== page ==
As with the foundation of the stress house, the central factor for developing resilience is healthy self-esteem. It all depends on the attitude that you take towards challenges: do we believe that we are a match for these challenges, that we can achieve something? How about our social skills? These resilience factors come into being as part of human development, meaning that they are shaped by personal experience. In all people’s lives, there are phases in which they are pushed to their limits. There is then a series of factors that influence how well each person can deal with the situation. These can be external – such as the social network or neighbourhood – but most of all they are internal factors such as the individual resources mentioned above.
Guy Bodenmann is Professor of Clinical Psychology at Zurich University and has been conducting research into stress for many years. He has developed scientifically based programmes for managing stress which are geared towards helping both individuals and couples to find constructive ways to deal with stress.
Photo: Axel Springer Schweiz AG
Modern research is well aware of the great significance of early childhood in the development of healthy self-esteem. Which aspects are particularly important?
Childhood does indeed play a central role. If a child experiences that it is an important person for its parents, that they are reliable and available and give the love, affection and warmth that the child needs – but also a stable structure and necessary boundaries – this creates a very important basis for resilience.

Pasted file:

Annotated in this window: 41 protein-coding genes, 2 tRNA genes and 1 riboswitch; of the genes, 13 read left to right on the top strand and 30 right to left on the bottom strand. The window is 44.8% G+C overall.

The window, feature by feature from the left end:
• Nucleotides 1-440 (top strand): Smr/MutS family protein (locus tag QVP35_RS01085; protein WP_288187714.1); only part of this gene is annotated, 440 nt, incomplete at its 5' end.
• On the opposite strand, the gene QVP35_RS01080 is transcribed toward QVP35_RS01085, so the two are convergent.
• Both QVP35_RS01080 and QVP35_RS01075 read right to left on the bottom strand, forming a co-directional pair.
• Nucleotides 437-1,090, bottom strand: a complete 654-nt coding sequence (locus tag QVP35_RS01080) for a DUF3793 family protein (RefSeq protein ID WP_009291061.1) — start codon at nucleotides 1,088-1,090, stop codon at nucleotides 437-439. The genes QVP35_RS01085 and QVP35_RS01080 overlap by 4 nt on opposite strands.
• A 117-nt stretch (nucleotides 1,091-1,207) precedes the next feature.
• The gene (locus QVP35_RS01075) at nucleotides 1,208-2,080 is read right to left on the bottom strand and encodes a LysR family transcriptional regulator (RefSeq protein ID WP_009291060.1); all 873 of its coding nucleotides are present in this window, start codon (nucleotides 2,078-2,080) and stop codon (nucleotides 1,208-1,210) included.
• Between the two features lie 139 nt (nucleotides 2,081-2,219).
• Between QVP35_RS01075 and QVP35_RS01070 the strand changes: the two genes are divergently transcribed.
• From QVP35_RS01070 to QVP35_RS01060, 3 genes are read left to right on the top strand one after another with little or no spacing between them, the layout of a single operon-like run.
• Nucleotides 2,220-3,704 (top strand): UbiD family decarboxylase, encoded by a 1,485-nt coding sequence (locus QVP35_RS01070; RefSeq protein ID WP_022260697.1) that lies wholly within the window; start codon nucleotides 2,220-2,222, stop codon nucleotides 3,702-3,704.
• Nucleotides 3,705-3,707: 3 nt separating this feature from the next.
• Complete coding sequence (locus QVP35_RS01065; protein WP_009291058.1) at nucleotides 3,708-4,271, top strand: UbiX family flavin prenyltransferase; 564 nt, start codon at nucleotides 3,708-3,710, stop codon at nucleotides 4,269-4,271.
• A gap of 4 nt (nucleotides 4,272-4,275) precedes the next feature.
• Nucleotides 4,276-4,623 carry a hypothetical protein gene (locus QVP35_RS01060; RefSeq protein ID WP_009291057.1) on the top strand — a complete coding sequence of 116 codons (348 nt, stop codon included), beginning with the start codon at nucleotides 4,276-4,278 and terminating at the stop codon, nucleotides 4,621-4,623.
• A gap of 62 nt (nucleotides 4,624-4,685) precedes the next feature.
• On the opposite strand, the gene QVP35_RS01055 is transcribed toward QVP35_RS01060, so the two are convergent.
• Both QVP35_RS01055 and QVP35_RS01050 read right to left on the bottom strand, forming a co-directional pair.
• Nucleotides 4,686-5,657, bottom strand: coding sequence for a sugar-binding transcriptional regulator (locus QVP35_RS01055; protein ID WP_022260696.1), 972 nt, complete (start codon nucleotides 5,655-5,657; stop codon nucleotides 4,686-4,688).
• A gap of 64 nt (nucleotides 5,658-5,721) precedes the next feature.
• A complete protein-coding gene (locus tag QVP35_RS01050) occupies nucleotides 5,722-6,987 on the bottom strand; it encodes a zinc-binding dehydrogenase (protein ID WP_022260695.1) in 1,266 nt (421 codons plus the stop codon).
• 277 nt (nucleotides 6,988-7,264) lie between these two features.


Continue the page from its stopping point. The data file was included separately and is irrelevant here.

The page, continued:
In many articles on the subject of stress, the term “self-efficacy” is also used as a positive factor for dealing with stressful situations. What is meant by this?
Let us assume that there is a specific event that lies ahead of us in our lives. The question now is: what expectation I have in this regard? This can vary widely: I think that I can’t change anything, that everything is a question of fate – that is what is known as external locus of control. Internal locus of control, on the other hand, means that I firmly believe that I can influence the event that lies ahead of me. For instance in an exam situation, if I am sure that I can influence the result by studying and preparing for the examination, then there is also a motivation to do so. Without this conviction, people feel like the plaything of external powers and therefore get stressed far more quickly. This is because they feel that they are not a match for the task at hand.
Why can loci of control vary so much?